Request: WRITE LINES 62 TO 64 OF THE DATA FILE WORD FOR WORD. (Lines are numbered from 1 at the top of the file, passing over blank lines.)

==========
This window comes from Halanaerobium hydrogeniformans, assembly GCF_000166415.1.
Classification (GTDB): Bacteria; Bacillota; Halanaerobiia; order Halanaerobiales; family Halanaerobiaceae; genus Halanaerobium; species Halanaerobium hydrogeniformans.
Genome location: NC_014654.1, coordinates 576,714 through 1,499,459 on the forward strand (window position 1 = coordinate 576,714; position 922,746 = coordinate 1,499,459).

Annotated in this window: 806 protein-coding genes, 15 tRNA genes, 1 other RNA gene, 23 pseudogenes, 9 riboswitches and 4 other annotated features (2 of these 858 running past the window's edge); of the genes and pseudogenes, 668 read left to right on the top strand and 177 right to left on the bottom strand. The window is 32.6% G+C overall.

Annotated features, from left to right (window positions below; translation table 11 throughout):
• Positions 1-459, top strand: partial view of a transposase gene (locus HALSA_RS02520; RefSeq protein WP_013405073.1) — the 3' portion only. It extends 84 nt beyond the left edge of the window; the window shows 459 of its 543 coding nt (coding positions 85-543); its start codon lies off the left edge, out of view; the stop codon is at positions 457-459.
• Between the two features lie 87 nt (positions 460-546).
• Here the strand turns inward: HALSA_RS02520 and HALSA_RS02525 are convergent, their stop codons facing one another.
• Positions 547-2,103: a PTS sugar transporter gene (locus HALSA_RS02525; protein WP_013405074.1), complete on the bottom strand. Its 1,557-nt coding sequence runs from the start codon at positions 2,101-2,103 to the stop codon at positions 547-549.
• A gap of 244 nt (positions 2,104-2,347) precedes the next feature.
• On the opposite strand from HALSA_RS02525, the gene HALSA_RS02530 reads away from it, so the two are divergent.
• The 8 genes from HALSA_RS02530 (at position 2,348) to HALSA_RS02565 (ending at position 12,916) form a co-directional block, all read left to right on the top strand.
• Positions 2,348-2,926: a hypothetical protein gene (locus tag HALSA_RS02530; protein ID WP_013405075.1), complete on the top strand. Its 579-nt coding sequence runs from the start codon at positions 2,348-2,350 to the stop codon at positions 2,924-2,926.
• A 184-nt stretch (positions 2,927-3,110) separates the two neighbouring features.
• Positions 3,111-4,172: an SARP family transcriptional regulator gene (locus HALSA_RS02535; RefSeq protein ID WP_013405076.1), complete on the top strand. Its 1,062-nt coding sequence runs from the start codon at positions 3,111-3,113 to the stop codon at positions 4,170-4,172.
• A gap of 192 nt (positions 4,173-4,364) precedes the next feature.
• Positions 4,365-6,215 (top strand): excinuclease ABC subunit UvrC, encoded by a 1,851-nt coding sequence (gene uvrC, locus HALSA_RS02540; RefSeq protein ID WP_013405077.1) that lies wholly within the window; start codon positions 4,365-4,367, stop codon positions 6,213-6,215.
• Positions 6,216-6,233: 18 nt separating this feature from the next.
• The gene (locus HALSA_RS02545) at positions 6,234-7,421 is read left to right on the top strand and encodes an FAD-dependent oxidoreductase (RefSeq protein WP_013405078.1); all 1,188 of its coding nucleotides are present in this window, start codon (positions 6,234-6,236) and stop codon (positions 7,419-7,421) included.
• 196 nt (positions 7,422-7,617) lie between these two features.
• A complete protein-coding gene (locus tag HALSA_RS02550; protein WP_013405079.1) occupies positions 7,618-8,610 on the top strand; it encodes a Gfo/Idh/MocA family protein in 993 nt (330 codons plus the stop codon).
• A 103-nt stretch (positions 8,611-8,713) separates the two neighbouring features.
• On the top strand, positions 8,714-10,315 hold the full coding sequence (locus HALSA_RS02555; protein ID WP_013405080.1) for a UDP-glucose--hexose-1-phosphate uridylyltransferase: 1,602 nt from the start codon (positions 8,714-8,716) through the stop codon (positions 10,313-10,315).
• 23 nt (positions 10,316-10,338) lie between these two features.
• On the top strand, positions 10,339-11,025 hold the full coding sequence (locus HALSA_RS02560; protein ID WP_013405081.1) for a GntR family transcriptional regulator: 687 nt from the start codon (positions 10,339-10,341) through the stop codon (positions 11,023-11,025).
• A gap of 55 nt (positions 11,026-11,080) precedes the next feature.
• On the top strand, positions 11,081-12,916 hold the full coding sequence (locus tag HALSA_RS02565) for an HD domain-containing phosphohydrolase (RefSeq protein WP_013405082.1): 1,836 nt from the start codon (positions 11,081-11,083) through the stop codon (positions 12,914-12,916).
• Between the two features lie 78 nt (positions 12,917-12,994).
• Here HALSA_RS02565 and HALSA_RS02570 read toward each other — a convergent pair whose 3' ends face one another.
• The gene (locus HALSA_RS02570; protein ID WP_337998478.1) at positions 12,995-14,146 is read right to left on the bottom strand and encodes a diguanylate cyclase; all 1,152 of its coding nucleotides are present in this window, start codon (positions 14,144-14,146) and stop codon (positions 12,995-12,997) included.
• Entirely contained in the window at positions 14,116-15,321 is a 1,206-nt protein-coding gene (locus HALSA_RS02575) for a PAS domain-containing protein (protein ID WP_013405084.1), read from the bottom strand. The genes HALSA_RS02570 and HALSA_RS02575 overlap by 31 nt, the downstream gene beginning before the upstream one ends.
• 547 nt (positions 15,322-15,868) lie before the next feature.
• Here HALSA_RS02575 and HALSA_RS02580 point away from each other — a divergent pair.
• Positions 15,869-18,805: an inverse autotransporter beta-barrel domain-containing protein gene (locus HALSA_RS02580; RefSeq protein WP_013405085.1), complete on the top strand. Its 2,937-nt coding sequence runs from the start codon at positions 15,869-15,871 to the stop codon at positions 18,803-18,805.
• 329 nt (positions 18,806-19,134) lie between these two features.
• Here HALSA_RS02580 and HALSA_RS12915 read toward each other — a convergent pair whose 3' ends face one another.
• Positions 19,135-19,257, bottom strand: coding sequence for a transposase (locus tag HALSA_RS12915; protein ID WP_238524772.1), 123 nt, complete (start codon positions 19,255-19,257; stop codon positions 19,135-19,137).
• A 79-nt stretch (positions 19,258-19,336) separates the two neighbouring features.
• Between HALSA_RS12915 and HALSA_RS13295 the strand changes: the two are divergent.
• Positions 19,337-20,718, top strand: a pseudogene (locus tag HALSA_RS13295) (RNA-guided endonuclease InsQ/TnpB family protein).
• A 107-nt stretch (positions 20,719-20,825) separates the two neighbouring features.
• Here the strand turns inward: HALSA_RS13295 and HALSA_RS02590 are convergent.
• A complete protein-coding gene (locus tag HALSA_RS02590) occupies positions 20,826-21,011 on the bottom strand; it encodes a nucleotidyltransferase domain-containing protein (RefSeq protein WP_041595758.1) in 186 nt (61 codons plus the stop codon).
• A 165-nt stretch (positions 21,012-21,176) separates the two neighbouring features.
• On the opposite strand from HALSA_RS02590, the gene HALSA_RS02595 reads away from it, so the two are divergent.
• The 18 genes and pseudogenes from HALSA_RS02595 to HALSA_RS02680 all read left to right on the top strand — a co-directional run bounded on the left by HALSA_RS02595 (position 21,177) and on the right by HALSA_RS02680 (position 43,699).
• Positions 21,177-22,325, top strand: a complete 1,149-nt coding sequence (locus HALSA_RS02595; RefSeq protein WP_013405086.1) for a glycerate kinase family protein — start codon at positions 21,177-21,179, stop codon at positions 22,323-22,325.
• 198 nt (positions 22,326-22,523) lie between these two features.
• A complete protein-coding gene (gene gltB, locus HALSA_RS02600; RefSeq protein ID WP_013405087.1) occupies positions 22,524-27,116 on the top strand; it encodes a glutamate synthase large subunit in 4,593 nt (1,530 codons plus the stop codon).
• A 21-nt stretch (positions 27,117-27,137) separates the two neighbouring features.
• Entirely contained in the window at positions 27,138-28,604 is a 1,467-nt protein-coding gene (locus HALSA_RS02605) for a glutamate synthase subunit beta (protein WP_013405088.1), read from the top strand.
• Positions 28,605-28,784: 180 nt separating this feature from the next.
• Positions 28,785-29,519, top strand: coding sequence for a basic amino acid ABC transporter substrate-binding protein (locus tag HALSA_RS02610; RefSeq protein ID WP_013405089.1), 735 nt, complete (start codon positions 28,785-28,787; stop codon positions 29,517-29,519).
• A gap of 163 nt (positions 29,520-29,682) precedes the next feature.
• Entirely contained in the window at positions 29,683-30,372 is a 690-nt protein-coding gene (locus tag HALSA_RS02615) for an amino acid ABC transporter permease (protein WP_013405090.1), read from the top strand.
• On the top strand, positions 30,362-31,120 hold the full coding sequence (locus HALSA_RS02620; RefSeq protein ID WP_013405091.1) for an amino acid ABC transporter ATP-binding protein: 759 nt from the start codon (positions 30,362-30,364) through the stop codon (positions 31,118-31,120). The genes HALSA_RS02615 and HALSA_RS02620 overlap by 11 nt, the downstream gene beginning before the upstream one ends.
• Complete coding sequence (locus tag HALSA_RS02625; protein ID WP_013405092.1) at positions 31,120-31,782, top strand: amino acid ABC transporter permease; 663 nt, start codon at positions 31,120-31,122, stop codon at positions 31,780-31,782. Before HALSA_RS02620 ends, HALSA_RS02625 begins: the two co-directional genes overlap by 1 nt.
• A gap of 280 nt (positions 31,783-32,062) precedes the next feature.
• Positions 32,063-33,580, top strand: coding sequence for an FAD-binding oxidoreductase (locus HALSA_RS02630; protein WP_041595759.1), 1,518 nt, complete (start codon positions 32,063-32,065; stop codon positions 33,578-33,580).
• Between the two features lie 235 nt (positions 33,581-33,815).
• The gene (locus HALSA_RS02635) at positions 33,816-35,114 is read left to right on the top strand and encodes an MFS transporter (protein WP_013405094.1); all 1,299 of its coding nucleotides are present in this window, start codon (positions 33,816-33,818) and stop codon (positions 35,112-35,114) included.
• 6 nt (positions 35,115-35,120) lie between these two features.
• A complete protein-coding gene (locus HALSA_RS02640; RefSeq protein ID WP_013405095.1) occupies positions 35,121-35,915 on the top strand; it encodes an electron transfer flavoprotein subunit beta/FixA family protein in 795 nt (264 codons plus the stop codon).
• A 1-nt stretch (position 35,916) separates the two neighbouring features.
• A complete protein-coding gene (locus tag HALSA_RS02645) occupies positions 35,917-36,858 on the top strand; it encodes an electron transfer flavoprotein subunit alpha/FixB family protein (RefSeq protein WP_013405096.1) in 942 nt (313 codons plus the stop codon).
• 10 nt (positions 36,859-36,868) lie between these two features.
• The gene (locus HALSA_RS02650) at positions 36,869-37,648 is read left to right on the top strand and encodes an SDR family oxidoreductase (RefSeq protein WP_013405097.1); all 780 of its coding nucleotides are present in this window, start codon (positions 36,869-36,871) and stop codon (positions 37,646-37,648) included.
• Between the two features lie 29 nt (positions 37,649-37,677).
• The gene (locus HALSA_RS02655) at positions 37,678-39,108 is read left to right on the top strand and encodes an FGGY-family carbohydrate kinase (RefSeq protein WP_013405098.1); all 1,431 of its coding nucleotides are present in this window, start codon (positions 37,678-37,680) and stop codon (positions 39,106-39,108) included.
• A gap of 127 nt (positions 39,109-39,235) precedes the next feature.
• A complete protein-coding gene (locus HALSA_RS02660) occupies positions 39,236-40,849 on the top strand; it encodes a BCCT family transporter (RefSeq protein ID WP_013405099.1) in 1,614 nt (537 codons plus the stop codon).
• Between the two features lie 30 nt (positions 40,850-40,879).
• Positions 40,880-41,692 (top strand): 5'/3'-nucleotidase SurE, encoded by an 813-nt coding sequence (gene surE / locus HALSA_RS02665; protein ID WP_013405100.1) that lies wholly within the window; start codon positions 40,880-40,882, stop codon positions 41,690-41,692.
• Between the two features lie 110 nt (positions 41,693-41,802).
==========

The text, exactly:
• 6 nt (positions 35,115-35,120) lie between these two features.
• A complete protein-coding gene (locus HALSA_RS02640; RefSeq protein ID WP_013405095.1) occupies positions 35,121-35,915 on the top strand; it encodes an electron transfer flavoprotein subunit beta/FixA family protein in 795 nt (264 codons plus the stop codon).
• A 1-nt stretch (position 35,916) separates the two neighbouring features.